Award Date


Degree Type


Degree Name

Master of Science (MS)


Life Sciences

First Committee Member

Lawrence R. Walker

Number of Pages



Seed fates were investigated for Arctomecon californica a Critically Endangered plant in the State of Nevada. This species is a short-lived rare perennial plant endemic to the Mojave Desert. Conservation plans for the species would benefit by understanding the fate of A. californica seeds from seed production, dispersal, and granivory to incorporation within the seed bank. Each year, 18% of the capsules suffered predispersal loss. The average number of seeds per capsule ranged from 87 to 99 seeds. Seed viability ranged from 87.5% to 100% per plant. Seed production was highly dependent on the number of mature capsules per plant and was used to predict seed output per plant. Dispersal from the capsule mainly by the ejection of seeds triggered by wind tended to disperse seeds away from parent plants. Once seeds reached the soil surface, ants were the main agents responsible for seed removal. The role of rodents appeared to be minimal in A. californica seed removal experiments. Examination of the potential role of seed elaiosomes in dispersal elicited variable responses from ants. The seed bank of this species was spatially heterogeneous with most seeds found either close to the surface (34%) or deep within the soil column (26%). The proportion of viable seeds tended to be highest within the 6--15 cm depth increment, suggesting the presence of a long-lived seed bank. The distribution of seeds within the seed bank with respect to viability indicated 10.5% were viable seeds while 35.6% consisted of seed fragments or decayed seeds and the rest, 53.9% were filled but non-viable seeds.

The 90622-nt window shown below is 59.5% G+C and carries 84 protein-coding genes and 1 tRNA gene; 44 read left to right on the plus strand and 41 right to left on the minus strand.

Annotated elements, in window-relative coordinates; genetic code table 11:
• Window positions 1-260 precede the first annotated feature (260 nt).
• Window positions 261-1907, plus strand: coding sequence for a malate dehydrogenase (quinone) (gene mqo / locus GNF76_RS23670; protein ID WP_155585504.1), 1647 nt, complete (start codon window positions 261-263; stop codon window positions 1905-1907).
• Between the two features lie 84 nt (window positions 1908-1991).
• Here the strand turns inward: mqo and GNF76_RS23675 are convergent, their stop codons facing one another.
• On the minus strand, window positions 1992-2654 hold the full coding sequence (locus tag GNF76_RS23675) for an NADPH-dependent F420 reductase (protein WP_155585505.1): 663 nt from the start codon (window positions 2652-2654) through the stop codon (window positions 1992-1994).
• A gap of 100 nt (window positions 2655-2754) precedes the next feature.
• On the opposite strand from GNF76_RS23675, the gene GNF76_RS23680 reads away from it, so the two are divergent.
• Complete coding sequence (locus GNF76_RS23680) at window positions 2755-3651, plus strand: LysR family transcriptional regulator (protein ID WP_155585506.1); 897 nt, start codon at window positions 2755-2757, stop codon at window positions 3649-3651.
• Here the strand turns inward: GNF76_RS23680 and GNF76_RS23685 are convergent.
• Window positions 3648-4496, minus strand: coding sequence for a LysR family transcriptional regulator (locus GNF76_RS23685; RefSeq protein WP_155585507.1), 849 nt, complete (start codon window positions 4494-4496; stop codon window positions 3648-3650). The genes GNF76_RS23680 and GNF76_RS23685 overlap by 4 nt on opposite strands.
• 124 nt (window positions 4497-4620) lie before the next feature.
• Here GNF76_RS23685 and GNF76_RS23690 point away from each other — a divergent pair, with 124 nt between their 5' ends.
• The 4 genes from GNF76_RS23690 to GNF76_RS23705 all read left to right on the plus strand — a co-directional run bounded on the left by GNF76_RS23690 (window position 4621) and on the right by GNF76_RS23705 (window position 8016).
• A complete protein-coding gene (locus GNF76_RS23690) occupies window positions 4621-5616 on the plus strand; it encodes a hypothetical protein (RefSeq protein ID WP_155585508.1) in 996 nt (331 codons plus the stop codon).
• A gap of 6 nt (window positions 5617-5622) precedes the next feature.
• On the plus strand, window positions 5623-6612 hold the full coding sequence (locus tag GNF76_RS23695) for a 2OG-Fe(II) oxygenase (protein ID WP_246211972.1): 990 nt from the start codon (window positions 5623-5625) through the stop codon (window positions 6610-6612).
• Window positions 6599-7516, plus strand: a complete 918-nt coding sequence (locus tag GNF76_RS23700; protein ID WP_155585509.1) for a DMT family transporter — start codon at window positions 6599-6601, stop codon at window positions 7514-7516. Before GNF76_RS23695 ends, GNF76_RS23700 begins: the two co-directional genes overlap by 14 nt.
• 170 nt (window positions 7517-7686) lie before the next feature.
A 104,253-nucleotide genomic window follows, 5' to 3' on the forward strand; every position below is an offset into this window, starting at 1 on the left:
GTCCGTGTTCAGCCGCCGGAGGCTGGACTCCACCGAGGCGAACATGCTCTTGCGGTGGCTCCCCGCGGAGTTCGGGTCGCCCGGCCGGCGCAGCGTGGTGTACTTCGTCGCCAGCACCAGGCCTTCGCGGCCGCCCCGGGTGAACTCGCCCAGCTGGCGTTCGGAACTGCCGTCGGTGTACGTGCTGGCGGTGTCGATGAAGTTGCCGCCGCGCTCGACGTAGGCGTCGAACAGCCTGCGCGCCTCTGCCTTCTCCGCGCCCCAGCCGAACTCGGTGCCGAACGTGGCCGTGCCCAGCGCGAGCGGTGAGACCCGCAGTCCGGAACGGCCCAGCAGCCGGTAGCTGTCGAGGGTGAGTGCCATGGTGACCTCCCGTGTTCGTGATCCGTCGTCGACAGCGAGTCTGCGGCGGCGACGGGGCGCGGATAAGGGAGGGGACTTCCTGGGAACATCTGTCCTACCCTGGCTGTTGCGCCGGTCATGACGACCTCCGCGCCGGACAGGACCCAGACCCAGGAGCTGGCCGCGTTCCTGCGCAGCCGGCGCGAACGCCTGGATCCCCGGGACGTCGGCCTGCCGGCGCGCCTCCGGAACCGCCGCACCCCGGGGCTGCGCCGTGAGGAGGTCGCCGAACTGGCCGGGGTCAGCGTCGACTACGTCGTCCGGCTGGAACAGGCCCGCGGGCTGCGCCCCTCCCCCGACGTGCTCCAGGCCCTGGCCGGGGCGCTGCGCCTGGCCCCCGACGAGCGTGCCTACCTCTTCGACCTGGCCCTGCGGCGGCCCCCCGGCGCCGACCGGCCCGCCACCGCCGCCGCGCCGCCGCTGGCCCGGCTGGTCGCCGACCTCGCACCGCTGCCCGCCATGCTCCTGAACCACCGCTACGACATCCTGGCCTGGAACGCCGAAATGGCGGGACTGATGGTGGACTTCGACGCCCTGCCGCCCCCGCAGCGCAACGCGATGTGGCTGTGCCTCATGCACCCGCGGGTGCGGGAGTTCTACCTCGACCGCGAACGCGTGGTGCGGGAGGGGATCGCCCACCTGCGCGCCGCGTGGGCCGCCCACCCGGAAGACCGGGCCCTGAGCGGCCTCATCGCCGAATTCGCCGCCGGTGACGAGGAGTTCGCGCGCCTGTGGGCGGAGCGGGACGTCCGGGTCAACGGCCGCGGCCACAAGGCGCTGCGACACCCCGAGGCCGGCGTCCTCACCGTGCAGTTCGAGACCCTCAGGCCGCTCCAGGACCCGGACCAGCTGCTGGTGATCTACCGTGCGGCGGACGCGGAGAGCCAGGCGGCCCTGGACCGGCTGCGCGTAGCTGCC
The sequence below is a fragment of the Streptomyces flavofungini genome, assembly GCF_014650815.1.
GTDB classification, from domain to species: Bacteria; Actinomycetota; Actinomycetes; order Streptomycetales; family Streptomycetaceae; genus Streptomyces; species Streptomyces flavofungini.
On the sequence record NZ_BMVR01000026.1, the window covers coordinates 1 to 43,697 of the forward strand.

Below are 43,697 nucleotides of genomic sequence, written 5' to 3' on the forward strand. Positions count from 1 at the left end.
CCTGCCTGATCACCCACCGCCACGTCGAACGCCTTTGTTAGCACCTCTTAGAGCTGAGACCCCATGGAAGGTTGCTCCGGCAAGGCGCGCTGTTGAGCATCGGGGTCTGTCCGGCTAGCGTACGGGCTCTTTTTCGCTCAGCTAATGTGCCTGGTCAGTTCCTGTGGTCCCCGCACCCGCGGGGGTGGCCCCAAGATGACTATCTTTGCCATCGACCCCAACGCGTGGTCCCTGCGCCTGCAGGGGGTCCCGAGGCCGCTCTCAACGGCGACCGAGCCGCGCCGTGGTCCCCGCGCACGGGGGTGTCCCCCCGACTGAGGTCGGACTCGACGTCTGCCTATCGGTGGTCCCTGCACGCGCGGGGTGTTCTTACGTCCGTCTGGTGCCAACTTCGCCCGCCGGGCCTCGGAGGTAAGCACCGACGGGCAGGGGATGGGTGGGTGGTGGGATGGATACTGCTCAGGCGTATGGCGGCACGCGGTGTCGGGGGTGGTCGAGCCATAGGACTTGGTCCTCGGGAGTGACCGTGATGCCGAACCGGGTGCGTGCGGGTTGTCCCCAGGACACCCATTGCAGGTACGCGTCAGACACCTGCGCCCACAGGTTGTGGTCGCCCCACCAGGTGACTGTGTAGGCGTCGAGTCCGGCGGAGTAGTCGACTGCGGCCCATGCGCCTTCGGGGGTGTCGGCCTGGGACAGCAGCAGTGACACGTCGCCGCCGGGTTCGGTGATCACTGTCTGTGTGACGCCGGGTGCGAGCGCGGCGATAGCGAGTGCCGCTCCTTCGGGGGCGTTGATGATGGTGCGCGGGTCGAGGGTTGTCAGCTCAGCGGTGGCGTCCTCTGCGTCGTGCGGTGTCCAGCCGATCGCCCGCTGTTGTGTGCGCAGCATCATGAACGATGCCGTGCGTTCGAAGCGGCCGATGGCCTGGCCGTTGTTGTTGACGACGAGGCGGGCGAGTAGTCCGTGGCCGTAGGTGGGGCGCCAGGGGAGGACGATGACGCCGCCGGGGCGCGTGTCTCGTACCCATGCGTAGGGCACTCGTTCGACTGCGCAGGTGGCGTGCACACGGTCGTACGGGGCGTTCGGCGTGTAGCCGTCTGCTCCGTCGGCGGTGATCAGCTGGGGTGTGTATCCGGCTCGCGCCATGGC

Arctomecon; Californica; Fates; Seed

Controlled Subject

Ecology; Botany

File Format


File Size

1986.56 KB

Degree Grantor

University of Nevada, Las Vegas




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